Inkomo label no bull for Gift Sithole

Platinum Stars player Gift Sithole has developed a passion for farming.
Platinum Stars player Gift Sithole has developed a passion for farming.
Image: Mduduzi Ndzingi

For footballers in Mzansi there is no bigger insult than being called inkomo.

The colloquial term, meaning a cow, is used to refer to a fumbler, who is not very good at football.

But for Gift Sithole the refrain is a term of endearment. His face lights up when he hears it as it reminds him of his own cows.

The veteran defender, 35, farms cattle, sheep and goats - roughly 120 beasts - at his farm on the outskirts of Benoni on the East Rand.

"I got into farming about four years ago, after I was inspired by a cousin of mine and I wanted to do something outside of football," said Sithole.

"Once I got started, I was hooked and now farming is something I have a passion for. It is something that requires someone who is not afraid of hard work but I love it."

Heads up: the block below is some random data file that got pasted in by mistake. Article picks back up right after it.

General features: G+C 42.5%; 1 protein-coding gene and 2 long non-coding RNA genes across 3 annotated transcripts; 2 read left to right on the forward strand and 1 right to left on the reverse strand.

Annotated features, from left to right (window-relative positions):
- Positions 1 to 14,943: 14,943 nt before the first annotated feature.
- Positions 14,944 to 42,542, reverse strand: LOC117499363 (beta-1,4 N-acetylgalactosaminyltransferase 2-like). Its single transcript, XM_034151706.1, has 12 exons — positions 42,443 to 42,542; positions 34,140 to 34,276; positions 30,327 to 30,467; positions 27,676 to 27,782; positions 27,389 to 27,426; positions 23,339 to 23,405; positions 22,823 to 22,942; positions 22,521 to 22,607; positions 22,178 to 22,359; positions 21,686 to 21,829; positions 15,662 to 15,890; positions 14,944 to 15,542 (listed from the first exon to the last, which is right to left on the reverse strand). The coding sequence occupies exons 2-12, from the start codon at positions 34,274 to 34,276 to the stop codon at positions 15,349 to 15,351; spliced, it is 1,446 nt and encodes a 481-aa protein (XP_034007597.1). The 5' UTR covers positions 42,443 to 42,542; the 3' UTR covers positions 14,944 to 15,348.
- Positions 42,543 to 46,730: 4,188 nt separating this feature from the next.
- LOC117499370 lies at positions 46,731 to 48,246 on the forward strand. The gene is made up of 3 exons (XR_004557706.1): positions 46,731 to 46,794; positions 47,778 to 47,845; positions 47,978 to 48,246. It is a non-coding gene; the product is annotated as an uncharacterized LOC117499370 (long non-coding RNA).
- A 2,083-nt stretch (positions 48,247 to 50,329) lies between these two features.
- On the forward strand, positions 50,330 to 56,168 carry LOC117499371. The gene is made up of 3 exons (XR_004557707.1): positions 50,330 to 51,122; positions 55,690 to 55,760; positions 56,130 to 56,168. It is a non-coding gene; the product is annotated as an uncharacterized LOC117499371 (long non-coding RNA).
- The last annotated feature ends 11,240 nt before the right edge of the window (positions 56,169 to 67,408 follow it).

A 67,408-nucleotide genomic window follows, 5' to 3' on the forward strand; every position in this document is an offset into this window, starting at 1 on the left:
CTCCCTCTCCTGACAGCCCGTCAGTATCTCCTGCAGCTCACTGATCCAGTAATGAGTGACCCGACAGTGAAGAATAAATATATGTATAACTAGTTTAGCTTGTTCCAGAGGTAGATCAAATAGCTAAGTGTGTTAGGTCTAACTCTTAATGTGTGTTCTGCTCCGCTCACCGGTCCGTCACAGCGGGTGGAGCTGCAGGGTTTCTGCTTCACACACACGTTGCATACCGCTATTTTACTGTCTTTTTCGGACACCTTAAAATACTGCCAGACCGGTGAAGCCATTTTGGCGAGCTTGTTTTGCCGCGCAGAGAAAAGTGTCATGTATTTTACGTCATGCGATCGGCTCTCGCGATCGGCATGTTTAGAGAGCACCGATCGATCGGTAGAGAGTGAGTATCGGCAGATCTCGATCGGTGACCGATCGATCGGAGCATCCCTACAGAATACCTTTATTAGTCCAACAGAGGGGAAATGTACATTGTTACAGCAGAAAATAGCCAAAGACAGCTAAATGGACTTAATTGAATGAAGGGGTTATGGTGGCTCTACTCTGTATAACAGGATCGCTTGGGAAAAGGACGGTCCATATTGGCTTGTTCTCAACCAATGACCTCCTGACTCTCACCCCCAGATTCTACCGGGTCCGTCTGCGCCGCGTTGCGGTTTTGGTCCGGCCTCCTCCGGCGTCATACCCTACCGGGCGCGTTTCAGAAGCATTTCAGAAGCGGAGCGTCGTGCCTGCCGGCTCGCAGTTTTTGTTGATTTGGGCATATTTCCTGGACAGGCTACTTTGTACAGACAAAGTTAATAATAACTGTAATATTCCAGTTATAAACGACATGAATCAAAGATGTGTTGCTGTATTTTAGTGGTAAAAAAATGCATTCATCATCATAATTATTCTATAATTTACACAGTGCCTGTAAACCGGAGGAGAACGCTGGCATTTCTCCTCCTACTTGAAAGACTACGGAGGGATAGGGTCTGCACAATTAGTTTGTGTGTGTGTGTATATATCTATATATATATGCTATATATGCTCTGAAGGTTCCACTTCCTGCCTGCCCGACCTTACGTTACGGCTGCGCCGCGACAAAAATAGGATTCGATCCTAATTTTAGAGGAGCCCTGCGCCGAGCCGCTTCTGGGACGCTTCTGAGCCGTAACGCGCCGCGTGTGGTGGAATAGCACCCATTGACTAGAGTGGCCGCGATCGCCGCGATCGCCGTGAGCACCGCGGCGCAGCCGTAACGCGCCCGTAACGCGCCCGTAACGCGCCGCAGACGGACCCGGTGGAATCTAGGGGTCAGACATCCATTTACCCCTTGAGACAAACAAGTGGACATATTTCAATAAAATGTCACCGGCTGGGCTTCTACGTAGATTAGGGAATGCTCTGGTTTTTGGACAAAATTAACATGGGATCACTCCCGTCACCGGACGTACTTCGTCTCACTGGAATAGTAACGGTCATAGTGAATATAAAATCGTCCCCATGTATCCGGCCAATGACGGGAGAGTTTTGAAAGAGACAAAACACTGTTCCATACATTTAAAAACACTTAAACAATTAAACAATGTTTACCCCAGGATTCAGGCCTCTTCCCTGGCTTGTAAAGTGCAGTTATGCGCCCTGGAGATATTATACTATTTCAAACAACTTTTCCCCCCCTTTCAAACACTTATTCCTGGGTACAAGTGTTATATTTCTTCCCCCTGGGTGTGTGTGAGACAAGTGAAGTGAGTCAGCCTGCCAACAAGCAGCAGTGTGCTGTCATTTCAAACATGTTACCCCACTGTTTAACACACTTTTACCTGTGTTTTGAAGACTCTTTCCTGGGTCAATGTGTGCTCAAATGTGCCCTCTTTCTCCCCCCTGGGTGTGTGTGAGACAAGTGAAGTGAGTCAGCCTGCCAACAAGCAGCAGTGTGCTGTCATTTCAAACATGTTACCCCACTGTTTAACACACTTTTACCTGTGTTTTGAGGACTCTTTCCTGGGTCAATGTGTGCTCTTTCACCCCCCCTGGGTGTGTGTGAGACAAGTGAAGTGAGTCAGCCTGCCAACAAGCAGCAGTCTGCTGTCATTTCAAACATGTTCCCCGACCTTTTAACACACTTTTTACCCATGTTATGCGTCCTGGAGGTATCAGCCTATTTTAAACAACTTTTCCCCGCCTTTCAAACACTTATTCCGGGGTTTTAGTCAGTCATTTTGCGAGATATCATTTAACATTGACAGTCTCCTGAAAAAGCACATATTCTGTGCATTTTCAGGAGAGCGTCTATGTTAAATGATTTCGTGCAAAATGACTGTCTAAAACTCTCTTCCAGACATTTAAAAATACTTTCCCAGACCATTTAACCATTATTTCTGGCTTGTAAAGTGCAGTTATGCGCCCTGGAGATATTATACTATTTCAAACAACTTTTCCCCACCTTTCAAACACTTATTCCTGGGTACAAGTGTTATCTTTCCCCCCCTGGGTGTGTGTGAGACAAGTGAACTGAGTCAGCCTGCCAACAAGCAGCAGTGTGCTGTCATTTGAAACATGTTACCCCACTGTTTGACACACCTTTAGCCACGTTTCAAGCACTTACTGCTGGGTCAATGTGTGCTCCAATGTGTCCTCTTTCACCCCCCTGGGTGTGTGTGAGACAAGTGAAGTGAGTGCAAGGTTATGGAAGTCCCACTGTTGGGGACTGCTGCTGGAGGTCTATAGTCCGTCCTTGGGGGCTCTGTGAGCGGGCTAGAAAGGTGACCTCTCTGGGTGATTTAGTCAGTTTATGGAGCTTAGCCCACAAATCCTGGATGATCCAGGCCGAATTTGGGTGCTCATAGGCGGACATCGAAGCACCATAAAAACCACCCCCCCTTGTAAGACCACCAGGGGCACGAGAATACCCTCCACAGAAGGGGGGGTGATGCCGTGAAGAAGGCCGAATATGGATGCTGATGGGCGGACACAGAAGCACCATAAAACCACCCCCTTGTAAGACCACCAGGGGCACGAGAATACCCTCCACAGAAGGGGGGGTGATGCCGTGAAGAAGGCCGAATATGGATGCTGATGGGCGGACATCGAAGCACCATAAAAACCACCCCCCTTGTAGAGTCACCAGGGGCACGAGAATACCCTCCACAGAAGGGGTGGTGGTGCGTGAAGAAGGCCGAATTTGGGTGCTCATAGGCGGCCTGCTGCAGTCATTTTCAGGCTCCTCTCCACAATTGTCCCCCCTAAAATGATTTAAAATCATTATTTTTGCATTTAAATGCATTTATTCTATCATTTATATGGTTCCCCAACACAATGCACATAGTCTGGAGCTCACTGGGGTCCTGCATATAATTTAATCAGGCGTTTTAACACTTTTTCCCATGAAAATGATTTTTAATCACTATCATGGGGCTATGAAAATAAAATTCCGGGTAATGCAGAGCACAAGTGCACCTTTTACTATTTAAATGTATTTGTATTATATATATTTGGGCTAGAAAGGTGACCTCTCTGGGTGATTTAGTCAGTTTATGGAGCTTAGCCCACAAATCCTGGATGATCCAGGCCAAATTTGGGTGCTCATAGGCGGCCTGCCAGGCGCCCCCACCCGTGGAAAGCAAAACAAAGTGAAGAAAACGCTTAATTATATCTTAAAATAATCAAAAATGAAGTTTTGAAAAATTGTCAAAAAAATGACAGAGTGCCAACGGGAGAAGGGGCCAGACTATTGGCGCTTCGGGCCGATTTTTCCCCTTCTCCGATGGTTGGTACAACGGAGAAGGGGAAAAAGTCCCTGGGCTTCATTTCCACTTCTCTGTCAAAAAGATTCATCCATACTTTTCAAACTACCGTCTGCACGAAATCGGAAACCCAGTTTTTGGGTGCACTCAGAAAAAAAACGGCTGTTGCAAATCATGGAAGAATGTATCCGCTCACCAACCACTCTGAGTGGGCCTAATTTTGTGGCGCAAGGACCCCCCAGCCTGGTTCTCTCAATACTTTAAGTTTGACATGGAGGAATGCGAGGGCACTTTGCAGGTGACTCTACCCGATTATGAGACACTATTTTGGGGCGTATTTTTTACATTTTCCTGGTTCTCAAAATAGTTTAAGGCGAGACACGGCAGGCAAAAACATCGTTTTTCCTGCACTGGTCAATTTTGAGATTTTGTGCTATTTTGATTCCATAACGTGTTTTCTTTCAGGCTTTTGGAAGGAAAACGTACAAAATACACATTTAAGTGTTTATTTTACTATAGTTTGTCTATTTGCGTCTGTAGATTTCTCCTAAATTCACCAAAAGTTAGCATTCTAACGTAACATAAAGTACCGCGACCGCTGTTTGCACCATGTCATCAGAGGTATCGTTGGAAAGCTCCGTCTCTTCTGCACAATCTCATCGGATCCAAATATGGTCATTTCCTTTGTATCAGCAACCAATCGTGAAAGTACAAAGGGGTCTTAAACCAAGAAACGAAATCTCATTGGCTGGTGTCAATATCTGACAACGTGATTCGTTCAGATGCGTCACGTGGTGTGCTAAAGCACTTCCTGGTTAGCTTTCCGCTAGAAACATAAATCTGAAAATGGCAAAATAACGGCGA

Sithole admits that farming is not only about land but also having the necessary financial resources.

"To farm successfully you need a number of things but of course funding is crucial. A person also needs the knowledge about what you are farming," he added.

"It can be a very profitable business. Land is just one factor, there are others that are also very important."

The Tembisa-born athlete will decide his future in the coming weeks after his relegation club Platinum Stars changed its name to Cape Umoya United and relocated to the Mother City.

Sithole also has a passion for social development in his community and wants to inspire the youth to focus on their education.

"I want to help people better themselves. I want to grow my business so that I can employ more young people.

"I wish that kids in townships wouldn't only focus on football but also take school seriously because it's not all of them who will go on to have careers as footballers."

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